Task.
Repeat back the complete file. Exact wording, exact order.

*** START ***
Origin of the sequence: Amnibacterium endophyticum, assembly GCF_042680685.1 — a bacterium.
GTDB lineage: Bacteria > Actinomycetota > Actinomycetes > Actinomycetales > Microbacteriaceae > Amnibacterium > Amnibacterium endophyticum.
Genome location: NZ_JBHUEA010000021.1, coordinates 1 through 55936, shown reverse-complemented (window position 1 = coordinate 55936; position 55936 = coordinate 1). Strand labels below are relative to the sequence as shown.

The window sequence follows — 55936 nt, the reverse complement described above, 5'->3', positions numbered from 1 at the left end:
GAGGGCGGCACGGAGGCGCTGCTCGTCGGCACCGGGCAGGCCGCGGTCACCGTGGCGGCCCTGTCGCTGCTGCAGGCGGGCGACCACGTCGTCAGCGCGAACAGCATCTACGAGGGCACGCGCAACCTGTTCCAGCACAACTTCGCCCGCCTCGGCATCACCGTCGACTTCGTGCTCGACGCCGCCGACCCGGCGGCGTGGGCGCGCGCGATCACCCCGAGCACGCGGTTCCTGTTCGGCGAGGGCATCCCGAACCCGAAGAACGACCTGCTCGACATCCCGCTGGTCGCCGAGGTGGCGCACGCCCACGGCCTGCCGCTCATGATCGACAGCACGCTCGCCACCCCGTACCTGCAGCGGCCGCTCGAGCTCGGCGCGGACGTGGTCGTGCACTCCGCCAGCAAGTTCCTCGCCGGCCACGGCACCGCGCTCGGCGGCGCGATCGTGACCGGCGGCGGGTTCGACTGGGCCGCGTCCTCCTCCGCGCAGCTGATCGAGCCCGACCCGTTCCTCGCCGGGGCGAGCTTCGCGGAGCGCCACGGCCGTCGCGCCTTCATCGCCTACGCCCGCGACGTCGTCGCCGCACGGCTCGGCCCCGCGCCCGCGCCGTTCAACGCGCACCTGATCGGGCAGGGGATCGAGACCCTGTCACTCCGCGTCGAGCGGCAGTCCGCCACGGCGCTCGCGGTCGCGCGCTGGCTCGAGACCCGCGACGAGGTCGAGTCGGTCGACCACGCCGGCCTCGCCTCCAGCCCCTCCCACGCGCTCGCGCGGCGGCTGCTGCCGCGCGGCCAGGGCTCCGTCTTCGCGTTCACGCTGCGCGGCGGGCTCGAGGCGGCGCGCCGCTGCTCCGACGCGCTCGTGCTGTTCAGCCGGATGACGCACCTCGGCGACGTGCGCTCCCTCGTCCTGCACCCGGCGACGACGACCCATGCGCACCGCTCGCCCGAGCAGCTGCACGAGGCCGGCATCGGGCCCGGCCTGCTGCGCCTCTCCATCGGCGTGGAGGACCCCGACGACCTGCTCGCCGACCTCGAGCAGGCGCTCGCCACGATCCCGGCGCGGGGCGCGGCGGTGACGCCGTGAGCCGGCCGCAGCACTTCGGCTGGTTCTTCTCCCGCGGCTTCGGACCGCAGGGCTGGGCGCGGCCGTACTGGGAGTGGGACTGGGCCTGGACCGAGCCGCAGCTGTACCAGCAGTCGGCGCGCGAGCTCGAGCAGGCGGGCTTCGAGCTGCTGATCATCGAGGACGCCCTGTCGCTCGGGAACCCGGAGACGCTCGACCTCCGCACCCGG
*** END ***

Origin of the sequence: Amnibacterium endophyticum, assembly GCF_042680685.1 — a bacterium.
GTDB lineage: Bacteria > Actinomycetota > Actinomycetes > Actinomycetales > Microbacteriaceae > Amnibacterium > Amnibacterium endophyticum.
Genome location: NZ_JBHUEA010000021.1, coordinates 1 through 55936, shown reverse-complemented (window position 1 = coordinate 55936; position 55936 = coordinate 1). Strand labels below are relative to the sequence as shown.

The window sequence follows — 55936 nt, the reverse complement described above, 5'->3', positions numbered from 1 at the left end:
GAGGGCGGCACGGAGGCGCTGCTCGTCGGCACCGGGCAGGCCGCGGTCACCGTGGCGGCCCTGTCGCTGCTGCAGGCGGGCGACCACGTCGTCAGCGCGAACAGCATCTACGAGGGCACGCGCAACCTGTTCCAGCACAACTTCGCCCGCCTCGGCATCACCGTCGACTTCGTGCTCGACGCCGCCGACCCGGCGGCGTGGGCGCGCGCGATCACCCCGAGCACGCGGTTCCTGTTCGGCGAGGGCATCCCGAACCCGAAGAACGACCTGCTCGACATCCCGCTGGTCGCCGAGGTGGCGCACGCCCACGGCCTGCCGCTCATGATCGACAGCACGCTCGCCACCCCGTACCTGCAGCGGCCGCTCGAGCTCGGCGCGGACGTGGTCGTGCACTCCGCCAGCAAGTTCCTCGCCGGCCACGGCACCGCGCTCGGCGGCGCGATCGTGACCGGCGGCGGGTTCGACTGGGCCGCGTCCTCCTCCGCGCAGCTGATCGAGCCCGACCCGTTCCTCGCCGGGGCGAGCTTCGCGGAGCGCCACGGCCGTCGCGCCTTCATCGCCTACGCCCGCGACGTCGTCGCCGCACGGCTCGGCCCCGCGCCCGCGCCGTTCAACGCGCACCTGATCGGGCAGGGGATCGAGACCCTGTCACTCCGCGTCGAGCGGCAGTCCGCCACGGCGCTCGCGGTCGCGCGCTGGCTCGAGACCCGCGACGAGGTCGAGTCGGTCGACCACGCCGGCCTCGCCTCCAGCCCCTCCCACGCGCTCGCGCGGCGGCTGCTGCCGCGCGGCCAGGGCTCCGTCTTCGCGTTCACGCTGCGCGGCGGGCTCGAGGCGGCGCGCCGCTGCTCCGACGCGCTCGTGCTGTTCAGCCGGATGACGCACCTCGGCGACGTGCGCTCCCTCGTCCTGCACCCGGCGACGACGACCCATGCGCACCGCTCGCCCGAGCAGCTGCACGAGGCCGGCATCGGGCCCGGCCTGCTGCGCCTCTCCATCGGCGTGGAGGACCCCGACGACCTGCTCGCCGACCTCGAGCAGGCGCTCGCCACGATCCCGGCGCGGGGCGCGGCGGTGACGCCGTGAGCCGGCCGCAGCACTTCGGCTGGTTCTTCTCCCGCGGCTTCGGACCGCAGGGCTGGGCGCGGCCGTACTGGGAGTGGGACTGGGCCTGGACCGAGCCGCAGCTGTACCAGCAGTCGGCGCGCGAGCTCGAGCAGGCGGGCTTCGAGCTGCTGATCATCGAGGACGCCCTGTCGCTCGGGAACCCGGAGACGCTCGACCTCCGCACCCGG